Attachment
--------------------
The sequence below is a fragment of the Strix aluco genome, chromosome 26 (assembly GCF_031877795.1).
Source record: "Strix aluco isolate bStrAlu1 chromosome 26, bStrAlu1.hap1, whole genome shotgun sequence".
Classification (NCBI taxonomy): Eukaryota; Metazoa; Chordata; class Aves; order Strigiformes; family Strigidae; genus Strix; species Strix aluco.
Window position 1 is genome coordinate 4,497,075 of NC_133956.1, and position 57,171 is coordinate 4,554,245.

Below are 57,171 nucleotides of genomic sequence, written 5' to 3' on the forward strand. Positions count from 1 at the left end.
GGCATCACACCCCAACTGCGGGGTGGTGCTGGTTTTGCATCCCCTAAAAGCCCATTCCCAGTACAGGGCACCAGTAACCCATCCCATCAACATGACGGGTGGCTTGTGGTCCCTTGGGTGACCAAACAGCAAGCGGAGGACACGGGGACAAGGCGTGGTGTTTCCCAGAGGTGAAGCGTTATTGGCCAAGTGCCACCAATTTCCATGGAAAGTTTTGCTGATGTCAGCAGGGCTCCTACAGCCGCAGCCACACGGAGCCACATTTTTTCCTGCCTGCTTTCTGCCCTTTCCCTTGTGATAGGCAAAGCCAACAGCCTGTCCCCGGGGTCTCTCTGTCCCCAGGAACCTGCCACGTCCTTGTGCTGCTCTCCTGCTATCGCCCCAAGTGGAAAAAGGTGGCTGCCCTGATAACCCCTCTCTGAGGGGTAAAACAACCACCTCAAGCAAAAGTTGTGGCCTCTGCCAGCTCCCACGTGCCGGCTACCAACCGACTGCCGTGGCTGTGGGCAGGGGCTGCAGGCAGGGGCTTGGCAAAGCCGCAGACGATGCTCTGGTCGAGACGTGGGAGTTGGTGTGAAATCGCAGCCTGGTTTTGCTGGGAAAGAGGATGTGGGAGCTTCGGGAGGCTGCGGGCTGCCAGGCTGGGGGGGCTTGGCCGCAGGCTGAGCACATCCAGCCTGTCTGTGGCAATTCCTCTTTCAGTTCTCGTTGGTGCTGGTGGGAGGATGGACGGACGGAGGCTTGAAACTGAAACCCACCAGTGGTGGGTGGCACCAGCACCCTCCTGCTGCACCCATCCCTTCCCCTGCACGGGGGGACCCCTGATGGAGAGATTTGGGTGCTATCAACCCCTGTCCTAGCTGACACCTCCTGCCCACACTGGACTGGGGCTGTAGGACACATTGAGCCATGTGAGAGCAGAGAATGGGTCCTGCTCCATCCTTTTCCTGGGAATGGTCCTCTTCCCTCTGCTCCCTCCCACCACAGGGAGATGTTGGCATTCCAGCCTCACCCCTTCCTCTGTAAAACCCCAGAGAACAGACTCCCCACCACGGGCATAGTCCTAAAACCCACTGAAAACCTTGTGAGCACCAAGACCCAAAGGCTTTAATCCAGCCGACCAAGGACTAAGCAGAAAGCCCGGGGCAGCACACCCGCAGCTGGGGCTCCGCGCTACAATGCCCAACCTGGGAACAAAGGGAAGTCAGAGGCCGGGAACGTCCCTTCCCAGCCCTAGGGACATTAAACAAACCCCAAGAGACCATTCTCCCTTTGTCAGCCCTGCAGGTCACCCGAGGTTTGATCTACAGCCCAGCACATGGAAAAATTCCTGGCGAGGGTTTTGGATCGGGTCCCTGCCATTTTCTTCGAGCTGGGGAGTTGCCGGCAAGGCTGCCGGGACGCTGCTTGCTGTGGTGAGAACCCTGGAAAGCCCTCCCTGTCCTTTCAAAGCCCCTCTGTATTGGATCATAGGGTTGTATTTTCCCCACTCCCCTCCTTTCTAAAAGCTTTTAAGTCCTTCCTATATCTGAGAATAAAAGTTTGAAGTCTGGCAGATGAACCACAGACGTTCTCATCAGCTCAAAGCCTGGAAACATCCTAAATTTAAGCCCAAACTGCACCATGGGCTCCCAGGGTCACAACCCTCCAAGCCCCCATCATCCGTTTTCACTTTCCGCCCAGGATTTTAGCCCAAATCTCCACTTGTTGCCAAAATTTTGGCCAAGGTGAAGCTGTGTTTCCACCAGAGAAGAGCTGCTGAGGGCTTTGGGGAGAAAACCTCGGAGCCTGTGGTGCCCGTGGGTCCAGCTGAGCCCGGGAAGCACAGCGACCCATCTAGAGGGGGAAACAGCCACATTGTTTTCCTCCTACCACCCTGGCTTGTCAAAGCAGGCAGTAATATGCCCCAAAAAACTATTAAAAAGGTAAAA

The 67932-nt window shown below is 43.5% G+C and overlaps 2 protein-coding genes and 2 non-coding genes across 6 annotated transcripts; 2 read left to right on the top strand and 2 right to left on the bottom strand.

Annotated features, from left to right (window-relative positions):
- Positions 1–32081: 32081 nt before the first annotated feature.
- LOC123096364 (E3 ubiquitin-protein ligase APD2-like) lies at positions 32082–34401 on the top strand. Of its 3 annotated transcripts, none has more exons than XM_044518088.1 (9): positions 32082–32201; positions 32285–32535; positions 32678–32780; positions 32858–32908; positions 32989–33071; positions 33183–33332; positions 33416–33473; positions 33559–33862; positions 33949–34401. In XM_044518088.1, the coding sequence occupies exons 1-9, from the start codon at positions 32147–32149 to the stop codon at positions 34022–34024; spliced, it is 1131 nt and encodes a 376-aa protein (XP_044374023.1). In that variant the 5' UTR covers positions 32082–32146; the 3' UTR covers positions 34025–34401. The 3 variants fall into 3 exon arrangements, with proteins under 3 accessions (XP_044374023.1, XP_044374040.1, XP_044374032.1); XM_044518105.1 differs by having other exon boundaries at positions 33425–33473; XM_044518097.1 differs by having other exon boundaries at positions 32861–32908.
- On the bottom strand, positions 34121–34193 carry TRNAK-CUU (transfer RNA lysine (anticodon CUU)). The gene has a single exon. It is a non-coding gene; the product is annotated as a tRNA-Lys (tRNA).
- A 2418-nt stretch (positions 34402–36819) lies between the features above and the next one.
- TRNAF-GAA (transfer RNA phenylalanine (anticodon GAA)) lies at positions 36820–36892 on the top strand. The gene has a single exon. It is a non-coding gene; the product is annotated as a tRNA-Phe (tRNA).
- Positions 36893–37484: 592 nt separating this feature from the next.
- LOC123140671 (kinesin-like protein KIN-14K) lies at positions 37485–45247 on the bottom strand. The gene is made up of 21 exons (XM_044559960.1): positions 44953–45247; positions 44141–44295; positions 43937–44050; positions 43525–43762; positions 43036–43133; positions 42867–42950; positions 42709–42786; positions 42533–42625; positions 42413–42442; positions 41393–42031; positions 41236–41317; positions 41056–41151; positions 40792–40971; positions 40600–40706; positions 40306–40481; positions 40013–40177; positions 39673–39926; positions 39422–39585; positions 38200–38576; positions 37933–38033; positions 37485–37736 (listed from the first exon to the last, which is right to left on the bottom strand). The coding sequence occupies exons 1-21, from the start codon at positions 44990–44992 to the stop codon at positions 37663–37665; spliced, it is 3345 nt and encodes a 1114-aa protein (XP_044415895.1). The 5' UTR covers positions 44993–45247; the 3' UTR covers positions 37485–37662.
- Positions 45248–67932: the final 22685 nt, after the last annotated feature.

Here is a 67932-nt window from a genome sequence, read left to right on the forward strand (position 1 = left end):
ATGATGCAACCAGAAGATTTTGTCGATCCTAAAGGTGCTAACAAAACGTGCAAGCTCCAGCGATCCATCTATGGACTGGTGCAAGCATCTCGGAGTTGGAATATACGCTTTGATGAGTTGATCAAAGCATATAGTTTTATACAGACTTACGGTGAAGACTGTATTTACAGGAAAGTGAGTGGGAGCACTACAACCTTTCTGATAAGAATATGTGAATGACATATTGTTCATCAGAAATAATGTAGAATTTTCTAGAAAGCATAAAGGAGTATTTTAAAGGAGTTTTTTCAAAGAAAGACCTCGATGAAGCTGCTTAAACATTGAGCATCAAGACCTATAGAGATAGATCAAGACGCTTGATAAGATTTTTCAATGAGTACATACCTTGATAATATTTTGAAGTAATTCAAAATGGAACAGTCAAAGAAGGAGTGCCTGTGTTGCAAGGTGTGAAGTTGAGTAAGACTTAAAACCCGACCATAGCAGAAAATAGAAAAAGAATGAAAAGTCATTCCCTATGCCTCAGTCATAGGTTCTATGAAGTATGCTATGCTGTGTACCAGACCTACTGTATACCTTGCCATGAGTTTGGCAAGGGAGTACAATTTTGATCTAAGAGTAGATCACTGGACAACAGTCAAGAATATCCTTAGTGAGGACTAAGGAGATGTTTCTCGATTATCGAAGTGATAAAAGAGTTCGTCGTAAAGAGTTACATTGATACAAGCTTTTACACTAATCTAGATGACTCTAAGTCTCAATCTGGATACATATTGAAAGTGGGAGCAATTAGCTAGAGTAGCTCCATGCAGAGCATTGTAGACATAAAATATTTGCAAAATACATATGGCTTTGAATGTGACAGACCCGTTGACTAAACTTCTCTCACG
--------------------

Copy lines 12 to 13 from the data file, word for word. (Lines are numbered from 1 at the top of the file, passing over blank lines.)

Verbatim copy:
- A 2418-nt stretch (positions 34402–36819) lies between the features above and the next one.
- TRNAF-GAA (transfer RNA phenylalanine (anticodon GAA)) lies at positions 36820–36892 on the top strand. The gene has a single exon. It is a non-coding gene; the product is annotated as a tRNA-Phe (tRNA).